A civil rights group filed a lawsuit yesterday against KB Toys, saying the large toy store chain refused to accept personal checks at stores in African American neighborhoods across the Baltimore-Washington area.
After complaints from two consumers, the District-based Equal Rights Center recently visited 19 KB Toys stores in the region. It discovered that seven stores in African American communities in Prince George's County and Baltimore routinely rejected personal checks.
The remaining stores, which accepted personal checks, were in majority white communities such as Bethesda, Columbia, Owings Mills and Fairfax County, the center said.
Consolidated Stores Corp., the Columbus, Ohio, company that owns KB Toys, said the toy retailer refuses to accept checks in some stores because of high fraudulent check rates. The rates can be as high as 20 percent even though KB Toys has used check-acceptance services designed to screen for problem checks, said Brad Waite, Consolidated's senior vice president of human resources.
Of the 1,350 KB Toys stores nationwide, he said, only a small percentage do not accept checks. Those that have a no-check-acceptance policy won't accept checks from any customer, regardless of race. And some of those stores are, in fact, located in white-majority communities in Denver, Las Vegas, Phoenix and Chicago, he said.
Under federal civil rights law, the plaintiffs in this type of case have a heavy burden of demonstrating that the company acted intentionally, knowing that the checking policy discriminated against African Americans. If successful, the plaintiffs can seek a court order against the practice and damages. Companies in such cases defend themselves by attempting to demonstrate that they acted for business reasons unrelated to race.
The allegations are the latest incident involving complaints of discrimination by African American consumers against retailers throughout the nation and particularly in Prince George's County, the wealthiest majority-black county in the country.
For years, residents have complained that retailers have "red-lined" the community, offering poorer merchandise and failing to open upscale stores in Prince George's. In 1995, a black teenager was forced to remove his shirt by a security guard at an Eddie Bauer store in the county who suspected shoplifting, an incident that many residents considered a flagrant example of discrimination.
The complaint filed yesterday in U.S. District Court in Greenbelt alleges that KB Toys violated the Civil Rights Act and should be forced to stop its alleged discriminatory practices. In court papers, the plaintiffs also ask for unspecified damages.
"Obviously, a lot of people have been affected by this practice, clearly thousands," said John P. Relman, a D.C. attorney for the Equal Rights Center and the women who made the complaints.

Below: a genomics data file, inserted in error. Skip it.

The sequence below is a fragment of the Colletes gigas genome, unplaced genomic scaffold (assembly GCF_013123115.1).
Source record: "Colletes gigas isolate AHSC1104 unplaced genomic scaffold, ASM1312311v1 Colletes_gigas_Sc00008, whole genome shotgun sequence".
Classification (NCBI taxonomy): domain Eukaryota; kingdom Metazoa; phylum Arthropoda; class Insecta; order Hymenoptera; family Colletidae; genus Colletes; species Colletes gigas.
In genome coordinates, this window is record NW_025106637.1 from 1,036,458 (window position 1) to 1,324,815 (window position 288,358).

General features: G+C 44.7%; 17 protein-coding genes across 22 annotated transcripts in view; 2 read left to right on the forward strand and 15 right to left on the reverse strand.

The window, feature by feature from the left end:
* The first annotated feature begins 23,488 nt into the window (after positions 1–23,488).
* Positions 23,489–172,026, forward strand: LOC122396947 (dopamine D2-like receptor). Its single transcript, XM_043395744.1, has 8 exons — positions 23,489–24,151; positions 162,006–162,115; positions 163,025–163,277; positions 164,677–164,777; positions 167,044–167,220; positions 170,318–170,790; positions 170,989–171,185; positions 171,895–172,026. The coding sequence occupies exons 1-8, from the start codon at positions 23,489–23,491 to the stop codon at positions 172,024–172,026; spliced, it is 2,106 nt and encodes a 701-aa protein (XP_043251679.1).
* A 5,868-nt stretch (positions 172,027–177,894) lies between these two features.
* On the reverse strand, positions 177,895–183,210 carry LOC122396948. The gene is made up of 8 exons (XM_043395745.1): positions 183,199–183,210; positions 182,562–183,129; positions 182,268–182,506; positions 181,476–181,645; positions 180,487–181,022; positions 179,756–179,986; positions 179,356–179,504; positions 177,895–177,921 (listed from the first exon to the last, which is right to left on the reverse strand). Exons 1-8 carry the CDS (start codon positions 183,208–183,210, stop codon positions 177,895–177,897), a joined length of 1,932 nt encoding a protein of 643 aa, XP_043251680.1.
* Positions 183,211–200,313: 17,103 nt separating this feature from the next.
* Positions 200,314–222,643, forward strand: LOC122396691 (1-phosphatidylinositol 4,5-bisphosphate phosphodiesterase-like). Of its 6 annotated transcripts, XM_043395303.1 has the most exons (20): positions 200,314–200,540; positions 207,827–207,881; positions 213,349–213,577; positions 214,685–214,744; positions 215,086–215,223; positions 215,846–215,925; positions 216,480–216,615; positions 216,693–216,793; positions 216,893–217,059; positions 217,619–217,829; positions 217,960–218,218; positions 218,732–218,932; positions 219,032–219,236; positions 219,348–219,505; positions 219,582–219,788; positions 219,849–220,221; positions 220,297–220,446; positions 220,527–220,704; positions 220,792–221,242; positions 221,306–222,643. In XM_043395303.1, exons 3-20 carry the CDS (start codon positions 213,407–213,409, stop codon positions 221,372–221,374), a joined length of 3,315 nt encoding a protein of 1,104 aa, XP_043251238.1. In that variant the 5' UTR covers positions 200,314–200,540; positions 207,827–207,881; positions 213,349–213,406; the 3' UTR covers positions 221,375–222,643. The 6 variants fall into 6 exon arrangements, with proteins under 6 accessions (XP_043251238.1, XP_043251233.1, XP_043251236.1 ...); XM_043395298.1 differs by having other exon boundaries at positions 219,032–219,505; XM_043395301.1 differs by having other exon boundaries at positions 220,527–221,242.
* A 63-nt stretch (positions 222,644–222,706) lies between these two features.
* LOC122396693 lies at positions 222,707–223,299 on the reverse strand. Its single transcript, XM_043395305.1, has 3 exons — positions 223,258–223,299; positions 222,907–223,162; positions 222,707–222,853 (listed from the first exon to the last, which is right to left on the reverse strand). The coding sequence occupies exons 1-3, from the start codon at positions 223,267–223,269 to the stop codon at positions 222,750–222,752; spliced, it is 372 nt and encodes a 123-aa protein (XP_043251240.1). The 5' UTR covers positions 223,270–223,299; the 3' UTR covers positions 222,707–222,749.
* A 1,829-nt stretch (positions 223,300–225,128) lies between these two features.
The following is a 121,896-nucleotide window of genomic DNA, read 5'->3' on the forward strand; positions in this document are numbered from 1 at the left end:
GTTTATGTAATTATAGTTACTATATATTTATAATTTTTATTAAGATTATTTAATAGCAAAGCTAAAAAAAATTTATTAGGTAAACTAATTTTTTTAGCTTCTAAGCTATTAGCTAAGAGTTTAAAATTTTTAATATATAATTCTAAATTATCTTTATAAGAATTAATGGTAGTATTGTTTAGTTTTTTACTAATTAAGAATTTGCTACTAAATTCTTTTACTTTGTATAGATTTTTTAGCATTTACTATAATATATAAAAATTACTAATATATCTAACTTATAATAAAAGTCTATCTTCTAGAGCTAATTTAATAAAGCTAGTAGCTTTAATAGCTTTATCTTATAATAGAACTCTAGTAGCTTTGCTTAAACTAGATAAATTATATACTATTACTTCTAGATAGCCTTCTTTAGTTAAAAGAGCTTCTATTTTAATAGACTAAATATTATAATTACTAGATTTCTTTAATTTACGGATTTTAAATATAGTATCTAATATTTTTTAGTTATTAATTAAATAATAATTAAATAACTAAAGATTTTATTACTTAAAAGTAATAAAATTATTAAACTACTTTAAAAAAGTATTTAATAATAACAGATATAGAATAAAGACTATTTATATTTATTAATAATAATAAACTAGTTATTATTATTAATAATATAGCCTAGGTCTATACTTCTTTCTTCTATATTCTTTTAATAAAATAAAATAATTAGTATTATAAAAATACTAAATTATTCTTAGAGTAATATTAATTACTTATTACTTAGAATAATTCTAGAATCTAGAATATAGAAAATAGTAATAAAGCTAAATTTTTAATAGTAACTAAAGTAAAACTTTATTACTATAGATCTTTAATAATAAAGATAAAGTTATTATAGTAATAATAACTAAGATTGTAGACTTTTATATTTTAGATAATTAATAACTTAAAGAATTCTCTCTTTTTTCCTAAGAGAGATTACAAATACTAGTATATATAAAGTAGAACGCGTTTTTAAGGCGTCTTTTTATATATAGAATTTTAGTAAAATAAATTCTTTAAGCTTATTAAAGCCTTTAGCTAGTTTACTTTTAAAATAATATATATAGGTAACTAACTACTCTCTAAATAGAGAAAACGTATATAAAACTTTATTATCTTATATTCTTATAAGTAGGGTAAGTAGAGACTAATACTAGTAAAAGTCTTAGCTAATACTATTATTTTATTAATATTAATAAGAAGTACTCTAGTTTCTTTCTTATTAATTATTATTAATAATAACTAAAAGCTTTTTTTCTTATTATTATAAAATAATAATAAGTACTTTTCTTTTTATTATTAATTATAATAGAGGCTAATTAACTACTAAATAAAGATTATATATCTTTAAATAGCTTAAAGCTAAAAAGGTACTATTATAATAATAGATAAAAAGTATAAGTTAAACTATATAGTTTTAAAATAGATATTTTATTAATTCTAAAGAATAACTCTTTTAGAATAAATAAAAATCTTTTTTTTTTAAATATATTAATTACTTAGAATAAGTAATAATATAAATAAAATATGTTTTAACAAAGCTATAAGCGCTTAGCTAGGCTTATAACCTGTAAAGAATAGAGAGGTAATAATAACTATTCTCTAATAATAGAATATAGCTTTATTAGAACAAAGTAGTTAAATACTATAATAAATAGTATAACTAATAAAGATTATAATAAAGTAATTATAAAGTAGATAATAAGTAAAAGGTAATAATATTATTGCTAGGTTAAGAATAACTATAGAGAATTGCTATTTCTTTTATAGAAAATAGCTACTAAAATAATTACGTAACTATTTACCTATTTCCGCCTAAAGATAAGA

The Equal Rights Center began looking into KB Toys' check policies after Avis E. Buchanan, an attorney with the Washington Lawyers Committee for Civil Rights, complained about her visit to a KB Toys store in Forestville.
Buchanan said she was buying a toy helicopter and radio for her nephews last month when a cashier rejected her personal check.
"I was offended," she said in an interview last night. "Part of me was like, 'Are you telling me my money isn't good enough--that my check wasn't good?' Something told me they wouldn't do this if I were in a white neighborhood."
After Buchanan approached the Equal Rights Center, a center employee, Carolyn Kornegay-Belton, realized that she had had a similar experience at another KB Toys store in Prince George's County in 1997. Both women are now a part of the suit.
Consolidated said there was "no correlation" between race and the company's check-acceptance policies, according to its spokesman Waite. "In fact, the person in finance [at KB Toys] who makes the decision doesn't know the demographics of the store," he added.
But judging by the number of African American dolls in stores in black communities, attorney Relman said, he had a difficult time imagining that KB Toys had not identified ethnic markets.
Earlier this month, the center sent employees and volunteers--both black and white--to KB Toys stores. In the seven stores where personal checks were not accepted, signs were often posted to notify consumers of the policy.
The "testers" then monitored the stores to identify whether most of the shoppers were black or white.
"When testers went to Tysons and Fair Oaks [in Fairfax County], they were told, 'Of course we take checks, Why wouldn't we?' " said David Berenbaum, the center's executive director. "Or it was, 'Don't worry. We don't need your photo I.D.' "